Obesity is an aggravating factor in relapsing remitting multiple sclerosis (RRMS). A recent study by the Unit of Neurology and Neurorehabilitation of the Italian Ministry of Health as a Clinical Research Institute Neuromed in Italy confirmed that lipid metabolism (the synthesis and degradation of lipids in cells) can play a role in determining the severity of multiple sclerosis (MS).
Published in the Multiple Sclerosis Journal, the research, involving 140 patients, showed that at the time of diagnosis obese patients have a greater risk of presenting higher EDSS (Expanded Disability Status Scale) score, the tool commonly used to assess the severity of multiple sclerosis. Neuromed researchers have also investigated, from a biochemical point of view, the relationship between MS and excessive body weight, analysing the levels of inflammation in the central nervous system and the lipids concentrations in the blood (cholesterol and triglycerides).
MS is an inflammatory process and the authors of the study have focused their investigation on some molecules involved in inflammation. Analysis of cerebrospinal fluid (collected with a lumbar puncture) showed in obese patients higher levels of interleukin-6 (IL-6) and leptin, two molecules well known as promoters of the inflammatory process. In contrast, interleukin-13 (IL-13), with anti-inflammatory action, was reduced. Regarding lipid profile, higher levels of triglycerides and a higher ratio of total to high-density lipoprotein cholesterol have been correlated to higher IL-6 levels.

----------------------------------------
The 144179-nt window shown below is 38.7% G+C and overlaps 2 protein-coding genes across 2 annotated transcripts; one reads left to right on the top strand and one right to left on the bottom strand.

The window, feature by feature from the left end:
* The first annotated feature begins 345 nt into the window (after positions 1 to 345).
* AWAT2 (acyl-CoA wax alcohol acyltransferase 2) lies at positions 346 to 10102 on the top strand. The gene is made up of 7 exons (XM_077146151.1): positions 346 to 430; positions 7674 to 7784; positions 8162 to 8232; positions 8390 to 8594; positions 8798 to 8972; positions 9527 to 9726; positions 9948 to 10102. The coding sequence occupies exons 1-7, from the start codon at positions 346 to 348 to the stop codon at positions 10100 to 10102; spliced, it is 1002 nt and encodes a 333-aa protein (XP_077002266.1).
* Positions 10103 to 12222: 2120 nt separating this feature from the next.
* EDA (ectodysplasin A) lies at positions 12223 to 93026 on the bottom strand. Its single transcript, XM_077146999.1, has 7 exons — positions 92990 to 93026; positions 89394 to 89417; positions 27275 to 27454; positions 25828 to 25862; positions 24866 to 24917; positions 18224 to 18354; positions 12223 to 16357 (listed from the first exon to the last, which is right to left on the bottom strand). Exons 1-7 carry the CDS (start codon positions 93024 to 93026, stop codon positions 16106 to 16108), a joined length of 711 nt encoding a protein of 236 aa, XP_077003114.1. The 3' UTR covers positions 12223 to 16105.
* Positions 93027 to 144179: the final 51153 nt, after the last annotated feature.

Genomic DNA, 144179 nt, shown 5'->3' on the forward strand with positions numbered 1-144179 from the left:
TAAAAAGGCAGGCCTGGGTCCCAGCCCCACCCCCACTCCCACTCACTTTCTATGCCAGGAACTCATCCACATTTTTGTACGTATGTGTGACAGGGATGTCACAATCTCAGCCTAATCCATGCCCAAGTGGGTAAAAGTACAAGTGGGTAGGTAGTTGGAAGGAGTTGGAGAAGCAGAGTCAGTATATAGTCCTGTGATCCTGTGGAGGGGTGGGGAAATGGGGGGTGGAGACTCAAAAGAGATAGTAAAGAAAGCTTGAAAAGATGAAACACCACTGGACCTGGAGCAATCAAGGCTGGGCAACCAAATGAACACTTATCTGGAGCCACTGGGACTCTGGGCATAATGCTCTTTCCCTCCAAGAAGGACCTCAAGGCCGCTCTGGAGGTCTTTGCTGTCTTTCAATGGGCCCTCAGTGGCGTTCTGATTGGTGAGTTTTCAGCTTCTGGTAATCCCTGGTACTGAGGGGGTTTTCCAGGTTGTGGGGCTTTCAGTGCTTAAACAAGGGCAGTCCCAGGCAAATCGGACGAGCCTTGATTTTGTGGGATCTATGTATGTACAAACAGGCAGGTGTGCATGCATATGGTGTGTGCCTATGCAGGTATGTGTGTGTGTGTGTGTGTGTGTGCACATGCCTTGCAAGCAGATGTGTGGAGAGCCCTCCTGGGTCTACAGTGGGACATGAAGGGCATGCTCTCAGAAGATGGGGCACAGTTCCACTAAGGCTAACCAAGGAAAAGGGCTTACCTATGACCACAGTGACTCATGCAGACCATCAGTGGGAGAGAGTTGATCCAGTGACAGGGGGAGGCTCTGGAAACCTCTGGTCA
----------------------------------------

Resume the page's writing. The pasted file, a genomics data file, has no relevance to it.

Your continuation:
Commenting on the findings Mario Stampanoni Bassi, Neurologist at Neuromed said: “This study confirms that obesity is associated with greater symptomatic severity of RRMS. In particular, the analysis of cerebrospinal fluid has highlighted the role of leptin produced by fat cells. Previous studies have shown that leptin is directly involved in the complex relationship between metabolism and inflammation. Our results, therefore, suggest that excessive body weight, or altered lipid profile, are associated with increased central inflammation causing a worse clinical expression of the condition".
"It is important to precisely define the relationship between obesity, blood lipids and MS,” explained Diego Centonze, Professor of Neurology at the Tor Vergata University and Head of the Neurology Unit at Neuromed.
“Body weight and [an abnormal amount of lipids] are implicated in various chronic inflammatory conditions, but they are also factors that strictly depend on lifestyle. Specific strategies, such as diet or increased physical activity, may, therefore, pave the way to the possibility of improving the condition of patients with MS, contrasting the increase of disability over time," he added.
Source: MS-UK 06/06/2019